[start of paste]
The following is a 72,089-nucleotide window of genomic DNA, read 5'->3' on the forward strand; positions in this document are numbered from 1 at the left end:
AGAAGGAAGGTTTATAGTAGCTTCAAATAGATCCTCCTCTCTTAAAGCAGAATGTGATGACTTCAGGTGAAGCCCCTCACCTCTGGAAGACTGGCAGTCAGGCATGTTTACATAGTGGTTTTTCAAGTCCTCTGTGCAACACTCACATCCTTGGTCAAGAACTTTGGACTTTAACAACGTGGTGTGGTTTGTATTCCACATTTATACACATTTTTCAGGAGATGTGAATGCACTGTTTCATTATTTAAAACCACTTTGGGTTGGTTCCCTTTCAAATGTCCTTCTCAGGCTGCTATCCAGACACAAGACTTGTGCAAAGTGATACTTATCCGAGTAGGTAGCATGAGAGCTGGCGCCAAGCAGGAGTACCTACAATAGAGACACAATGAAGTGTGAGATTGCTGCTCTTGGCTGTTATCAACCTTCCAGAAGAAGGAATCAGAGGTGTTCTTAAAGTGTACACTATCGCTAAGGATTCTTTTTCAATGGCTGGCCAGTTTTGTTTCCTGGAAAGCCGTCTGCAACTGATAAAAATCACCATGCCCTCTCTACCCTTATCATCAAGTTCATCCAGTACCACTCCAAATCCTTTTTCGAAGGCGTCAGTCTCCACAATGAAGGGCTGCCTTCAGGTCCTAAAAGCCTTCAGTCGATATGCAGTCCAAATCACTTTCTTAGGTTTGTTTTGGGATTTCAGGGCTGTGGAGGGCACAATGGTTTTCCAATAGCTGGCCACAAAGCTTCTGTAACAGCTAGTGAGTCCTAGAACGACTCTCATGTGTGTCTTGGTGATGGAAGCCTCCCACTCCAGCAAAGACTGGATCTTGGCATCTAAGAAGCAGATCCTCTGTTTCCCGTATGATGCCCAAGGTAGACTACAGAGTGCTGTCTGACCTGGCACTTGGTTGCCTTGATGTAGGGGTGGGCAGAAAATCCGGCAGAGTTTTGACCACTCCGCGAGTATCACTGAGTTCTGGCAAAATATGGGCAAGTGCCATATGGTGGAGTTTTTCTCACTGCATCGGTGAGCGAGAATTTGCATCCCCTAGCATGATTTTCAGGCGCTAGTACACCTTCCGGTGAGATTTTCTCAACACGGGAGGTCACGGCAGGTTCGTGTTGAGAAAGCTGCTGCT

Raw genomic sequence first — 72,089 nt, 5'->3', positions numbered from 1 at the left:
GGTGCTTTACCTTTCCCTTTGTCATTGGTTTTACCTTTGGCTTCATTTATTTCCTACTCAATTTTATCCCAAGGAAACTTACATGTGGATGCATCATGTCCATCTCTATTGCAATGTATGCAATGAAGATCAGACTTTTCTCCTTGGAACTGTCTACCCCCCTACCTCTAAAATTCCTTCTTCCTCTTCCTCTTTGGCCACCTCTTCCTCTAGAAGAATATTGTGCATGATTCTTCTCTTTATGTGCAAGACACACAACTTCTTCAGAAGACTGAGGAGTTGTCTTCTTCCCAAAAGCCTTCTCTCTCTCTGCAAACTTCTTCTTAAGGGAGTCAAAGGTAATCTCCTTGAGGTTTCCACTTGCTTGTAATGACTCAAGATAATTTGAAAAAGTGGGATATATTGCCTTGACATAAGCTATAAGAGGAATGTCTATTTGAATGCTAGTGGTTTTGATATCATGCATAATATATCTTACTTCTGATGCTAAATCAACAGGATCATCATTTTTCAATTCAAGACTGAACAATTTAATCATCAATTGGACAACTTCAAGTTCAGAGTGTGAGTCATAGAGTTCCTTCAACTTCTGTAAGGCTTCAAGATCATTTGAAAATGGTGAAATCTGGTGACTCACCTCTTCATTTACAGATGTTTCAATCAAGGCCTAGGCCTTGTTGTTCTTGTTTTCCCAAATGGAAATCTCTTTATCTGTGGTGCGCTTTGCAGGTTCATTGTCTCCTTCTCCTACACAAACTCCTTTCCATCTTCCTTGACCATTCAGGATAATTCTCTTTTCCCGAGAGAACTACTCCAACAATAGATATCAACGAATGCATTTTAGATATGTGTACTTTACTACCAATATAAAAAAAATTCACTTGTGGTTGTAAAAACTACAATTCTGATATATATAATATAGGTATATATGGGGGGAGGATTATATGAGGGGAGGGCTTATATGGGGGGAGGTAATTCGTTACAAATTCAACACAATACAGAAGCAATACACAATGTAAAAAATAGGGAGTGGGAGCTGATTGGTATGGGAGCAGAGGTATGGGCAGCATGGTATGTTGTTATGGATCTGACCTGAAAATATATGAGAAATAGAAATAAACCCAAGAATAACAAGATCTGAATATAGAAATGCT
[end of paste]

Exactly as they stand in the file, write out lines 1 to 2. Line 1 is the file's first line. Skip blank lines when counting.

The following is a 72,089-nucleotide window of genomic DNA, read 5'->3' on the forward strand; positions in this document are numbered from 1 at the left end:
AGAAGGAAGGTTTATAGTAGCTTCAAATAGATCCTCCTCTCTTAAAGCAGAATGTGATGACTTCAGGTGAAGCCCCTCACCTCTGGAAGACTGGCAGTCAGGCATGTTTACATAGTGGTTTTTCAAGTCCTCTGTGCAACACTCACATCCTTGGTCAAGAACTTTGGACTTTAACAACGTGGTGTGGTTTGTATTCCACATTTATACACATTTTTCAGGAGATGTGAATGCACTGTTTCATTATTTAAAACCACTTTGGGTTGGTTCCCTTTCAAATGTCCTTCTCAGGCTGCTATCCAGACACAAGACTTGTGCAAAGTGATACTTATCCGAGTAGGTAGCATGAGAGCTGGCGCCAAGCAGGAGTACCTACAATAGAGACACAATGAAGTGTGAGATTGCTGCTCTTGGCTGTTATCAACCTTCCAGAAGAAGGAATCAGAGGTGTTCTTAAAGTGTACACTATCGCTAAGGATTCTTTTTCAATGGCTGGCCAGTTTTGTTTCCTGGAAAGCCGTCTGCAACTGATAAAAATCACCATGCCCTCTCTACCCTTATCATCAAGTTCATCCAGTACCACTCCAAATCCTTTTTCGAAGGCGTCAGTCTCCACAATGAAGGGCTGCCTTCAGGTCCTAAAAGCCTTCAGTCGATATGCAGTCCAAATCACTTTCTTAGGTTTGTTTTGGGATTTCAGGGCTGTGGAGGGCACAATGGTTTTCCAATAGCTGGCCACAAAGCTTCTGTAACAGCTAGTGAGTCCTAGAACGACTCTCATGTGTGTCTTGGTGATGGAAGCCTCCCACTCCAGCAAAGACTGGATCTTGGCATCTAAGAAGCAGATCCTCTGTTTCCCGTATGATGCCCAAGGTAGACTACAGAGTGCTGTCTGACCTGGCACTTGGTTGCCTTGATGTAGGGGTGGGCAGAAAATCCGGCAGAGTTTTGACCACTCCGCGAGTATCACTGAGTTCTGGCAAAATATGGGCAAGTGCCATATGGTGGAGTTTTTCTCACTGCATCGGTGAGCGAGAATTTGCATCCCCTAGCATGATTTTCAGGCGCTAGTACACCTTCCGGTGAGATTTTCTCAACACGGGAGGTCACGGCAGGTTCGTGTTGAGAAAGCTGCTGCT